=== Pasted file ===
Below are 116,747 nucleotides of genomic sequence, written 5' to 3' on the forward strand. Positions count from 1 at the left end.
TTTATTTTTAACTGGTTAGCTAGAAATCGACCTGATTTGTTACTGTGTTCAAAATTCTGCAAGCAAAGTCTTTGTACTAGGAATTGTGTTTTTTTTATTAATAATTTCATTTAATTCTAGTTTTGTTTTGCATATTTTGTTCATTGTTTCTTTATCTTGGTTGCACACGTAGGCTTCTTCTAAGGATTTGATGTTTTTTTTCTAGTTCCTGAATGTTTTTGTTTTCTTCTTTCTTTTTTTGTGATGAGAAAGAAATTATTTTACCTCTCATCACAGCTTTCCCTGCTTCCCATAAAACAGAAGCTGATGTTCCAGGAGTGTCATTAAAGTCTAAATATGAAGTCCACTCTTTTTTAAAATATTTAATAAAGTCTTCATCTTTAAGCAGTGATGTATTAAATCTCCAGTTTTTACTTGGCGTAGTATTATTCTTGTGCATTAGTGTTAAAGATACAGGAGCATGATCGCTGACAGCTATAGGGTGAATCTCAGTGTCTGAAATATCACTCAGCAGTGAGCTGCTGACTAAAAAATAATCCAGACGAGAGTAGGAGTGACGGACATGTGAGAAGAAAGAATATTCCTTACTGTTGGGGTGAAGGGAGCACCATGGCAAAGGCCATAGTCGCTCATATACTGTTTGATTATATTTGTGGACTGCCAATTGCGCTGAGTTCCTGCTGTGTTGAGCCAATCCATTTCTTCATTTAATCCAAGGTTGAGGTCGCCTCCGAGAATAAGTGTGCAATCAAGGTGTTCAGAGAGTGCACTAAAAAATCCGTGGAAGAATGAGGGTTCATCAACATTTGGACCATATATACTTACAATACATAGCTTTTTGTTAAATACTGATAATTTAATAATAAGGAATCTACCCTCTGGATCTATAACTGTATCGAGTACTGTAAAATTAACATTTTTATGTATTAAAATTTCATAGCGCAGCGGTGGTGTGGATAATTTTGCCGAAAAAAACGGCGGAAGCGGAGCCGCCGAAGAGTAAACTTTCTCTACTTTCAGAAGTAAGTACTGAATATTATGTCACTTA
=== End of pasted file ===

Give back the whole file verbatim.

Below are 116,747 nucleotides of genomic sequence, written 5' to 3' on the forward strand. Positions count from 1 at the left end.
TTTATTTTTAACTGGTTAGCTAGAAATCGACCTGATTTGTTACTGTGTTCAAAATTCTGCAAGCAAAGTCTTTGTACTAGGAATTGTGTTTTTTTTATTAATAATTTCATTTAATTCTAGTTTTGTTTTGCATATTTTGTTCATTGTTTCTTTATCTTGGTTGCACACGTAGGCTTCTTCTAAGGATTTGATGTTTTTTTTCTAGTTCCTGAATGTTTTTGTTTTCTTCTTTCTTTTTTTGTGATGAGAAAGAAATTATTTTACCTCTCATCACAGCTTTCCCTGCTTCCCATAAAACAGAAGCTGATGTTCCAGGAGTGTCATTAAAGTCTAAATATGAAGTCCACTCTTTTTTAAAATATTTAATAAAGTCTTCATCTTTAAGCAGTGATGTATTAAATCTCCAGTTTTTACTTGGCGTAGTATTATTCTTGTGCATTAGTGTTAAAGATACAGGAGCATGATCGCTGACAGCTATAGGGTGAATCTCAGTGTCTGAAATATCACTCAGCAGTGAGCTGCTGACTAAAAAATAATCCAGACGAGAGTAGGAGTGACGGACATGTGAGAAGAAAGAATATTCCTTACTGTTGGGGTGAAGGGAGCACCATGGCAAAGGCCATAGTCGCTCATATACTGTTTGATTATATTTGTGGACTGCCAATTGCGCTGAGTTCCTGCTGTGTTGAGCCAATCCATTTCTTCATTTAATCCAAGGTTGAGGTCGCCTCCGAGAATAAGTGTGCAATCAAGGTGTTCAGAGAGTGCACTAAAAAATCCGTGGAAGAATGAGGGTTCATCAACATTTGGACCATATATACTTACAATACATAGCTTTTTGTTAAATACTGATAATTTAATAATAAGGAATCTACCCTCTGGATCTATAACTGTATCGAGTACTGTAAAATTAACATTTTTATGTATTAAAATTTCATAGCGCAGCGGTGGTGTGGATAATTTTGCCGAAAAAAACGGCGGAAGCGGAGCCGCCGAAGAGTAAACTTTCTCTACTTTCAGAAGTAAGTACTGAATATTATGTCACTTA